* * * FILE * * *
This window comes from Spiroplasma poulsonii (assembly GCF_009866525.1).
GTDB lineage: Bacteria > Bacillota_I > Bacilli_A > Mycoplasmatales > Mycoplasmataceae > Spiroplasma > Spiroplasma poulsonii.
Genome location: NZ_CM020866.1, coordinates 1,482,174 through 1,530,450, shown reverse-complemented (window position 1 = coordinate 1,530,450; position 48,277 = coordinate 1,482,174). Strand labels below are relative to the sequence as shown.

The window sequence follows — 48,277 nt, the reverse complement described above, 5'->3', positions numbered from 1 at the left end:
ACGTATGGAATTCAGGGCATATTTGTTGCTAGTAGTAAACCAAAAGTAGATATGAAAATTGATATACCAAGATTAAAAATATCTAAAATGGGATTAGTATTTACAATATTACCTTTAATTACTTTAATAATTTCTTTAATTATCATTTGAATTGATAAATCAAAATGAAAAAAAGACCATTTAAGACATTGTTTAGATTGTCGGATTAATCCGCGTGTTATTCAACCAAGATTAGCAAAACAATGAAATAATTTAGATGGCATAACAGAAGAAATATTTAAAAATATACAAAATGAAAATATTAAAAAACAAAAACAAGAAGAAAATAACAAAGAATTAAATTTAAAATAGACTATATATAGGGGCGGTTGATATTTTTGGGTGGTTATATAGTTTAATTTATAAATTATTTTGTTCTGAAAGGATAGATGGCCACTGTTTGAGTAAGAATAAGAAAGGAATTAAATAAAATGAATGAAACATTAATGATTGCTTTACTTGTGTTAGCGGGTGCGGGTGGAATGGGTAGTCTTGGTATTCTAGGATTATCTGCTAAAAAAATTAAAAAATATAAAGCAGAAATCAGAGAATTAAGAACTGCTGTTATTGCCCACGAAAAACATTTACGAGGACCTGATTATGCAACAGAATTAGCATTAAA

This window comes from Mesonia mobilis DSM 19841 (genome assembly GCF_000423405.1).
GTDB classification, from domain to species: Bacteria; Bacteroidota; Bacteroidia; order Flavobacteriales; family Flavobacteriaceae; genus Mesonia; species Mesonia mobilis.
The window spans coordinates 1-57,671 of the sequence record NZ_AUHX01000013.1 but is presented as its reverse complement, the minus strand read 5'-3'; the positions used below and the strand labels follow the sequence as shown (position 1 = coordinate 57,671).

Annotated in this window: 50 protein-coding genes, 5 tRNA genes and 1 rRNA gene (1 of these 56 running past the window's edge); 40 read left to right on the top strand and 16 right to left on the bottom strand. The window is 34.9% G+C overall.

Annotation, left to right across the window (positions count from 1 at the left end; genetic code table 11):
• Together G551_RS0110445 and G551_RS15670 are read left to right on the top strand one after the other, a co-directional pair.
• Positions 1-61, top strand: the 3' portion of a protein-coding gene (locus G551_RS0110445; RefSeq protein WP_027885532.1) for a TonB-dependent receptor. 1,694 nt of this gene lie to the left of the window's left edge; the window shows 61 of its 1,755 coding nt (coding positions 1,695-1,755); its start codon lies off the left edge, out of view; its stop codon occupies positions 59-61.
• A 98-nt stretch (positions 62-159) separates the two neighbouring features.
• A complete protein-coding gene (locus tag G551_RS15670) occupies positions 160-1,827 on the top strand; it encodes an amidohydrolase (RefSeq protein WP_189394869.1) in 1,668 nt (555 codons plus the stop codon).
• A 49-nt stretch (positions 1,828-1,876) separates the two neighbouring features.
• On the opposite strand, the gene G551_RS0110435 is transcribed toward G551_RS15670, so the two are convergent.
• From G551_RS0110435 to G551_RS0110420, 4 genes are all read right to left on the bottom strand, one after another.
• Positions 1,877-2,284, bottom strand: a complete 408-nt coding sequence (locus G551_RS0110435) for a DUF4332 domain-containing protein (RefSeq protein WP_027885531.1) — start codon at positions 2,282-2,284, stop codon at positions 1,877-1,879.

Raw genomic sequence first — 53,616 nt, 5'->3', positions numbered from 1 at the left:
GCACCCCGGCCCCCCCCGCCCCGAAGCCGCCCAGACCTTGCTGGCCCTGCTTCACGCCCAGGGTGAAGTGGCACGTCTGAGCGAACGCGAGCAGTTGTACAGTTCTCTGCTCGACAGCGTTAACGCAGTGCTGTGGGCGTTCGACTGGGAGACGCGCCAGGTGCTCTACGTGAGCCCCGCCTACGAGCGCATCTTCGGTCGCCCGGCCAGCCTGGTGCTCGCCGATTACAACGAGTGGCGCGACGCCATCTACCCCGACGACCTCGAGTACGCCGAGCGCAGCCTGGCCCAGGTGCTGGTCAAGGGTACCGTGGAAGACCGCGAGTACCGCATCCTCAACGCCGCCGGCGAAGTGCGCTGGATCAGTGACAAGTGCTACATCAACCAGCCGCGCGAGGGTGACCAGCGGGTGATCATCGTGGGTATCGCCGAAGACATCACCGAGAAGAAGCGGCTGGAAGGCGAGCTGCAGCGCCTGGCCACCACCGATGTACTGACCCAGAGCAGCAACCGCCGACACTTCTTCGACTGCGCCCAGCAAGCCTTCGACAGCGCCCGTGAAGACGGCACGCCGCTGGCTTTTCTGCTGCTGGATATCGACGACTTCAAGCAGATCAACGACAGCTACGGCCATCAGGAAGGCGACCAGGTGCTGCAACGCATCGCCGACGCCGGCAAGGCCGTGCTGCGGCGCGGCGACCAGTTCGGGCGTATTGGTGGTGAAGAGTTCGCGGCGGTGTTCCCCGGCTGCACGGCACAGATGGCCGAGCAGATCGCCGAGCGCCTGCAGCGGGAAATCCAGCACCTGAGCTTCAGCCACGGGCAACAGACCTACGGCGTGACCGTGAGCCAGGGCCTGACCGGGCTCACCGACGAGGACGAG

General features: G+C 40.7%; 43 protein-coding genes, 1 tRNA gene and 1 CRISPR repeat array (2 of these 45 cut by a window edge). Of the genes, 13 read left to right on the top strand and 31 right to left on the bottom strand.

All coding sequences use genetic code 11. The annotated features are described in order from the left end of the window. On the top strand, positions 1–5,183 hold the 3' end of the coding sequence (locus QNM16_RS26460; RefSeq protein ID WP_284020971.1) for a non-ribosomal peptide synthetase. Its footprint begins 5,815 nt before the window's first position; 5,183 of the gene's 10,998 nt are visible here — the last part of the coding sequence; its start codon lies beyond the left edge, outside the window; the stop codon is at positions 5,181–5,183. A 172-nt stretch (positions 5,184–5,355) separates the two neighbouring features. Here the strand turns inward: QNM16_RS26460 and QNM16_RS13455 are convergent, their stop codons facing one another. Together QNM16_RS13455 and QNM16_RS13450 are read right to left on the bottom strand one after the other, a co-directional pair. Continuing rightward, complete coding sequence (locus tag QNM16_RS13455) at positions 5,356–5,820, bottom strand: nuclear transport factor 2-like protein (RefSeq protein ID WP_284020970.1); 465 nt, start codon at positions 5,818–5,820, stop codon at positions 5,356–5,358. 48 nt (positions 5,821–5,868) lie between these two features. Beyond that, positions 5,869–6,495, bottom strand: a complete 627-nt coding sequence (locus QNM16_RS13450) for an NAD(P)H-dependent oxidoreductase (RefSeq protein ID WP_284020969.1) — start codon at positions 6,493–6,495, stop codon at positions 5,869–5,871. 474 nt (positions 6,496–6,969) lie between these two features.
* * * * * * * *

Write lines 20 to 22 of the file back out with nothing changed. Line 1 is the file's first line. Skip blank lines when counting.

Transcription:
GCACCCCGGCCCCCCCCGCCCCGAAGCCGCCCAGACCTTGCTGGCCCTGCTTCACGCCCAGGGTGAAGTGGCACGTCTGAGCGAACGCGAGCAGTTGTACAGTTCTCTGCTCGACAGCGTTAACGCAGTGCTGTGGGCGTTCGACTGGGAGACGCGCCAGGTGCTCTACGTGAGCCCCGCCTACGAGCGCATCTTCGGTCGCCCGGCCAGCCTGGTGCTCGCCGATTACAACGAGTGGCGCGACGCCATCTACCCCGACGACCTCGAGTACGCCGAGCGCAGCCTGGCCCAGGTGCTGGTCAAGGGTACCGTGGAAGACCGCGAGTACCGCATCCTCAACGCCGCCGGCGAAGTGCGCTGGATCAGTGACAAGTGCTACATCAACCAGCCGCGCGAGGGTGACCAGCGGGTGATCATCGTGGGTATCGCCGAAGACATCACCGAGAAGAAGCGGCTGGAAGGCGAGCTGCAGCGCCTGGCCACCACCGATGTACTGACCCAGAGCAGCAACCGCCGACACTTCTTCGACTGCGCCCAGCAAGCCTTCGACAGCGCCCGTGAAGACGGCACGCCGCTGGCTTTTCTGCTGCTGGATATCGACGACTTCAAGCAGATCAACGACAGCTACGGCCATCAGGAAGGCGACCAGGTGCTGCAACGCATCGCCGACGCCGGCAAGGCCGTGCTGCGGCGCGGCGACCAGTTCGGGCGTATTGGTGGTGAAGAGTTCGCGGCGGTGTTCCCCGGCTGCACGGCACAGATGGCCGAGCAGATCGCCGAGCGCCTGCAGCGGGAAATCCAGCACCTGAGCTTCAGCCACGGGCAACAGACCTACGGCGTGACCGTGAGCCAGGGCCTGACCGGGCTCACCGACGAGGACGAG

General features: G+C 40.7%; 43 protein-coding genes, 1 tRNA gene and 1 CRISPR repeat array (2 of these 45 cut by a window edge). Of the genes, 13 read left to right on the top strand and 31 right to left on the bottom strand.

All coding sequences use genetic code 11. The annotated features are described in order from the left end of the window. On the top strand, positions 1–5,183 hold the 3' end of the coding sequence (locus QNM16_RS26460; RefSeq protein ID WP_284020971.1) for a non-ribosomal peptide synthetase. Its footprint begins 5,815 nt before the window's first position; 5,183 of the gene's 10,998 nt are visible here — the last part of the coding sequence; its start codon lies beyond the left edge, outside the window; the stop codon is at positions 5,181–5,183. A 172-nt stretch (positions 5,184–5,355) separates the two neighbouring features. Here the strand turns inward: QNM16_RS26460 and QNM16_RS13455 are convergent, their stop codons facing one another. Together QNM16_RS13455 and QNM16_RS13450 are read right to left on the bottom strand one after the other, a co-directional pair. Continuing rightward, complete coding sequence (locus tag QNM16_RS13455) at positions 5,356–5,820, bottom strand: nuclear transport factor 2-like protein (RefSeq protein ID WP_284020970.1); 465 nt, start codon at positions 5,818–5,820, stop codon at positions 5,356–5,358. 48 nt (positions 5,821–5,868) lie between these two features. Beyond that, positions 5,869–6,495, bottom strand: a complete 627-nt coding sequence (locus QNM16_RS13450) for an NAD(P)H-dependent oxidoreductase (RefSeq protein ID WP_284020969.1) — start codon at positions 6,493–6,495, stop codon at positions 5,869–5,871. 474 nt (positions 6,496–6,969) lie between these two features.